Now that Halloween is over and Christmas is quickly coming, every night we go to bed wondering if we’ll wake up to a blanket of white stuff on the ground or glitter all over the trees. The weather is getting colder and we’re all looking for ways to stay warm. Over the next couple of months Twig entries will deal with Newfoundland English words having to do with folk remedies and ways to beat the cold. This entry is all about one of the best ways to beat the cold…drinking tea. This month’s featured photo (right) is courtesy of Matt C. Reynolds. Check out his blog coffeefolk and see more great pictures here.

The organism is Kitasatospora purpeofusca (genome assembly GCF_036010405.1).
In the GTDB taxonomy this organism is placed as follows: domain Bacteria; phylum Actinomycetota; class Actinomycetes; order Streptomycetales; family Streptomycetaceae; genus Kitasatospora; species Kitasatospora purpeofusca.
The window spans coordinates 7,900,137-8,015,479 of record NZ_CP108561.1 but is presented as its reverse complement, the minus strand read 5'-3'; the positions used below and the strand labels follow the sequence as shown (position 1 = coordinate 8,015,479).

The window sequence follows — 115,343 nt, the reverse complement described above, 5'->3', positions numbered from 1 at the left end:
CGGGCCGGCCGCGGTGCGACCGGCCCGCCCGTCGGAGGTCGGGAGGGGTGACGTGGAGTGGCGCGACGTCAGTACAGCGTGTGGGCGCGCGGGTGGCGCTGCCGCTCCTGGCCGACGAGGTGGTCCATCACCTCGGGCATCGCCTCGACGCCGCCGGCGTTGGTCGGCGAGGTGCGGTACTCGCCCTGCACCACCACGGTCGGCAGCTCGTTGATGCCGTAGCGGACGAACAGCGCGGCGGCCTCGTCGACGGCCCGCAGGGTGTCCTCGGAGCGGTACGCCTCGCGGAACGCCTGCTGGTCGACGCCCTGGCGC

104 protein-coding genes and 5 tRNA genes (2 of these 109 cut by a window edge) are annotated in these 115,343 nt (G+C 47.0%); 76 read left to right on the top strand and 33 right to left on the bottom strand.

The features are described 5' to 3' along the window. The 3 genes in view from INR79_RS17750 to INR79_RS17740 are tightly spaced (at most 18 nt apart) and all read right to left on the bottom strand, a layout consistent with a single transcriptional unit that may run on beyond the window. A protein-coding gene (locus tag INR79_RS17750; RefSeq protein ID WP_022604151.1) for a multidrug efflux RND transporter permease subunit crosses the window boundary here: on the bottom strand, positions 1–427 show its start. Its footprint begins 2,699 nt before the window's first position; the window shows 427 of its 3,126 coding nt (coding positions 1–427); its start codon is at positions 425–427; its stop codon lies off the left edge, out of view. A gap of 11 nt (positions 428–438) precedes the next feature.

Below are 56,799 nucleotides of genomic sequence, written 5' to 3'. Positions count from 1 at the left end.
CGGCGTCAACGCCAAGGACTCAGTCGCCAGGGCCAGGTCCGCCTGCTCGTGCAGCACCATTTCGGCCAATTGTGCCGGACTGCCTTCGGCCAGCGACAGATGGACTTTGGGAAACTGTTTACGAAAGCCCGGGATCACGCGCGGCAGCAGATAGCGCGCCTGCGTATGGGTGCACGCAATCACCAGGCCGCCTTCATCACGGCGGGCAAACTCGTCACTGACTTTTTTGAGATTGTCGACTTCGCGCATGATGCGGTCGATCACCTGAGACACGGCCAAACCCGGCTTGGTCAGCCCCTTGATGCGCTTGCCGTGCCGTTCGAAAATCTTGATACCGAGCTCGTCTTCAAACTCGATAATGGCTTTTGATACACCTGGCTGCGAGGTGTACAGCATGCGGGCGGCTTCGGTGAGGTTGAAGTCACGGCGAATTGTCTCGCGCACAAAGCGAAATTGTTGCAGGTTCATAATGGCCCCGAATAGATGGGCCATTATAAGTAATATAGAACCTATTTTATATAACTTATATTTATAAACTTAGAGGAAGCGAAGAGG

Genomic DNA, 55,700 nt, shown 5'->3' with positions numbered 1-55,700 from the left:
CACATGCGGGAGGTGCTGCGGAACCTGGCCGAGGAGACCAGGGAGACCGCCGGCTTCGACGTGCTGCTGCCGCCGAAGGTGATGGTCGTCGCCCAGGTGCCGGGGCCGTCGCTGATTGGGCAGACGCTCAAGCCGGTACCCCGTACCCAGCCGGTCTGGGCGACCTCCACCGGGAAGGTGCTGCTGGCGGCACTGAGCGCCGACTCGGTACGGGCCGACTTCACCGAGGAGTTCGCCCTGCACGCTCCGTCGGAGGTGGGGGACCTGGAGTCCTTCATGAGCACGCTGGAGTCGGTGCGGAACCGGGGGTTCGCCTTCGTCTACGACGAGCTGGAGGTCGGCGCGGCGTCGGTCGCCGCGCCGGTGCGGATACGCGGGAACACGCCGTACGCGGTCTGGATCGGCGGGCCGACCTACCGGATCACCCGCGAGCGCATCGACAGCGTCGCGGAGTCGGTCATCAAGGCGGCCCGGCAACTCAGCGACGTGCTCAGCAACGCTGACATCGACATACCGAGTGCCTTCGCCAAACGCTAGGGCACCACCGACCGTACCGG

It’s worth noting that a simple search for either ‘tea’ or ‘kettle’ in the DNE will return more than 80 results for entries mentioning one or both of these words, solidifying the popular notion of the importance of tea in Newfoundland and Labrador culture. Hilda Murray notes that, for Newfoundlanders, there were four meals in the winter “…breakfast, dinner, tea, and a ‘mug-up’ or ‘lunch’ before bedtime [that] were standard in most homes” (The Traditional Role of Women in a Newfoundland Fishing Community, 1972, p. 215), giving tea a special meal status. This usage of tea in reference to a meal is powerfully associated with residents of the U. K. According to the Evening Telegram, “it is the traditional right of Newfoundlanders to stop along the roadside, to boil the kettle” (1982, Jan 26, p. 6); tea seems to have become entrenched in our cultural identity. Taking a peek inside Reminiscences by James P. Howley, who claims tea to be a “regular essential” (p. 683), one will find 159 occurrences of the word ‘tea’. Many of these usages are in reflection on sitting down to tea with new acquaintances but several passages, like the one below, illustrate how much better your day can be with the simple addition of a good cup of tea.